Foreign staff and dozens of students were trapped inside the campus of the American University of Afghanistan in Kabul on Wednesday after terrorists attacked it with explosives and gunfire, a senior government official said.
The interior ministry official said that elite Afghan forces had surrounded the university compound, where shooting lasted for more than an hour after the assault began at around 6.30 p.m. (1400 GMT).
Witnesses at the scene said gunfire had since stopped, and special forces had made their way into the compound.
News on casualties was sketchy, but Mohammad Saleem Rasouly, head of hospitals in the Afghan capital, told Reuters that at least one student had been killed and 14 wounded. He said three were “seriously” wounded, probably from automatic gunfire.
Police spokesman Sediq Sediqqi said security forces were conducting a clearing operation to track down the “terrorists.” He said it was still not clear if there were one or two attackers.
Islamist terrorist groups, mainly the Afghan Taliban and a local offshoot of Islamic State, have claimed a string of atrocities aimed at destabilizing the country and toppling the Western-backed government of President Ashraf Ghani.
No one has claimed the university attack yet.
Early reports suggested that several gunmen, some wearing suicide vests, were involved, the official said.
“Several gunmen attacked the American University in Kabul and there are reports of gunfire and explosions,” he said. “They are inside the compound and there are foreign professors along with hundreds of students.”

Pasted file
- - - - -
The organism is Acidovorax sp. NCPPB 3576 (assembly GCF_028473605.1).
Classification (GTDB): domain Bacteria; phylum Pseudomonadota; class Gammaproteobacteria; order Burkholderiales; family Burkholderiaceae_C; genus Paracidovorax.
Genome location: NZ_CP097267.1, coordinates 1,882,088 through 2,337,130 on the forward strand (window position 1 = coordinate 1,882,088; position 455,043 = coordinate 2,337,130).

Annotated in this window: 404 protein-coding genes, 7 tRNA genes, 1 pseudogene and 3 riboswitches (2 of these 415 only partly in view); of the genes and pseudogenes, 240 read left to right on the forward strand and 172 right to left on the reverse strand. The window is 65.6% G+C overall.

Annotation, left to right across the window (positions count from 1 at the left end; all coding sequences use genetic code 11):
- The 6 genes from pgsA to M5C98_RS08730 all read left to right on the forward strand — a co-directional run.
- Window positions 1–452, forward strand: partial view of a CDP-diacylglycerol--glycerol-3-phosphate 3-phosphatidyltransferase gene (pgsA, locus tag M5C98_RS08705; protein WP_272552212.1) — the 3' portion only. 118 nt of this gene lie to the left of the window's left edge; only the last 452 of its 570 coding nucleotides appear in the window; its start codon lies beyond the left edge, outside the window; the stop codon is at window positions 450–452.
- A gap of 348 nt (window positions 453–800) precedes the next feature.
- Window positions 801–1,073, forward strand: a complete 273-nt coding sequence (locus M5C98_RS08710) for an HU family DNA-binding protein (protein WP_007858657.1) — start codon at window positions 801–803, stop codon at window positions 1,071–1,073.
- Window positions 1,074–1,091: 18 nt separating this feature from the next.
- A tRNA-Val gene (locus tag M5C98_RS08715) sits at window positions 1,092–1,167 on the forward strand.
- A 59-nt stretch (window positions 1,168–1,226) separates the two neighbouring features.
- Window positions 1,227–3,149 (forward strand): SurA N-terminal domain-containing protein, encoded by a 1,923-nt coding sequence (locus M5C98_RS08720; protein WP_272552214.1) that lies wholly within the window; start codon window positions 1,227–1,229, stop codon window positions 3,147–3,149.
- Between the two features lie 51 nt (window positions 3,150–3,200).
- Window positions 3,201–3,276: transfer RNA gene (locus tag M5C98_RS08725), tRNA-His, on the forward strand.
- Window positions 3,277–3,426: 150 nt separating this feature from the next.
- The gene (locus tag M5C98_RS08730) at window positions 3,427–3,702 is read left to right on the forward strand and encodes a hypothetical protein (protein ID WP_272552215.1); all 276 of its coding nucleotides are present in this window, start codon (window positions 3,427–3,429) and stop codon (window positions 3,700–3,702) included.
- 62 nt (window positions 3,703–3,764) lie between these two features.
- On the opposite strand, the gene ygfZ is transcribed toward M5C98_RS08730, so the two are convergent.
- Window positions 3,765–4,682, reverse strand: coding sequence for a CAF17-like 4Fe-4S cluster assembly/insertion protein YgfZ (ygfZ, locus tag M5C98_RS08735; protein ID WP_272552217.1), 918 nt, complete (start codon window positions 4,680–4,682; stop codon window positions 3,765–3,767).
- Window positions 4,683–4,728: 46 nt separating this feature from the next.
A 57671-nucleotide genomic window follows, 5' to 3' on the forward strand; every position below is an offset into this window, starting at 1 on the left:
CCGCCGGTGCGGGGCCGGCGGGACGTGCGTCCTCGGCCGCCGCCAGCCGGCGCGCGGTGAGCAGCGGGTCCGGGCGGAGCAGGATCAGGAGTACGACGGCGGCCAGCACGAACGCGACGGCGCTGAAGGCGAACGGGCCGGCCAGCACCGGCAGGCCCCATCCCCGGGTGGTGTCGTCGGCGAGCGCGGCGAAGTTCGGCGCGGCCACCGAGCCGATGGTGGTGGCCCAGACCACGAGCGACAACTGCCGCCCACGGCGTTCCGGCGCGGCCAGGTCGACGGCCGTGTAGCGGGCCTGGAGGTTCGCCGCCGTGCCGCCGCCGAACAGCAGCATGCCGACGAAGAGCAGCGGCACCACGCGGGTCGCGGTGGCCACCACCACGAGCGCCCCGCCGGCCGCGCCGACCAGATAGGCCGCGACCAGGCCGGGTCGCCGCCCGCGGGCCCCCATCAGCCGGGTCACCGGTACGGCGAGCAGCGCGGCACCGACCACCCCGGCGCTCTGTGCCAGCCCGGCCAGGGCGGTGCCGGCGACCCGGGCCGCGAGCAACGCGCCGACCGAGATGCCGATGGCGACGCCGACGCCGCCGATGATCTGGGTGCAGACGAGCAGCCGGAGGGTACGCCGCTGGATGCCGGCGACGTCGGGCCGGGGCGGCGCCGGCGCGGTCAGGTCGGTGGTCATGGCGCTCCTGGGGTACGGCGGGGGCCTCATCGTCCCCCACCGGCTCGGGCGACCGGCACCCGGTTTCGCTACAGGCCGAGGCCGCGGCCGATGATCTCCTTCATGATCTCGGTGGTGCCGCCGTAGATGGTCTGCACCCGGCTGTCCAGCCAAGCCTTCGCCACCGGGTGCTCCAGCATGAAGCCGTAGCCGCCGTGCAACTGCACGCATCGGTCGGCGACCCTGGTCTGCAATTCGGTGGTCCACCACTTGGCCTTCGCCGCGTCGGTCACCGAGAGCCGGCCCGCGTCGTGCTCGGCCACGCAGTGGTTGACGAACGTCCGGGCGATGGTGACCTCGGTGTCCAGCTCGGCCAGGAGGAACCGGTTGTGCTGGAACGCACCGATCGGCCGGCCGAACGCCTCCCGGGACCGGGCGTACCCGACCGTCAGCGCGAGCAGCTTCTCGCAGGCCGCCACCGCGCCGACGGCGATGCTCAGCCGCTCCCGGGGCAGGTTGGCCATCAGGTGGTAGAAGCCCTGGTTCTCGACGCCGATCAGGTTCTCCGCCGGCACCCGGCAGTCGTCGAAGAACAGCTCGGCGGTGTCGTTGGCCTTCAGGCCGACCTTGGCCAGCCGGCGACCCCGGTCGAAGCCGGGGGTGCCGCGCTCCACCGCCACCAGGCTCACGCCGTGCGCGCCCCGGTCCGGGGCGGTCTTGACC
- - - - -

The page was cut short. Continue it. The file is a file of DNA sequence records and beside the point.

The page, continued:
Ahmad Shaheer, a student, told Reuters by telephone that he was trapped inside the university. “We are stuck inside our classroom and there are bursts of gunfire,” he said.
It is the second time this month that the university or its staff have been targeted.
Two teachers, an American and an Australian, remain missing after being abducted at gunpoint from a road nearby on Aug. 7.
Taliban terrorists control large swathes of Afghanistan, and local armed forces are struggling to contain them, especially in the provinces of Helmand to the south and Kunduz to the north.
NATO ended its combat mission in December 2014, but thousands of troops remain to train and assist Afghan forces, while several thousand more U.S. soldiers are engaged in a separate mission focusing on al-Qaeda and Islamic State.
Updated Wednesday, August 24, 2016 at 3:03 pm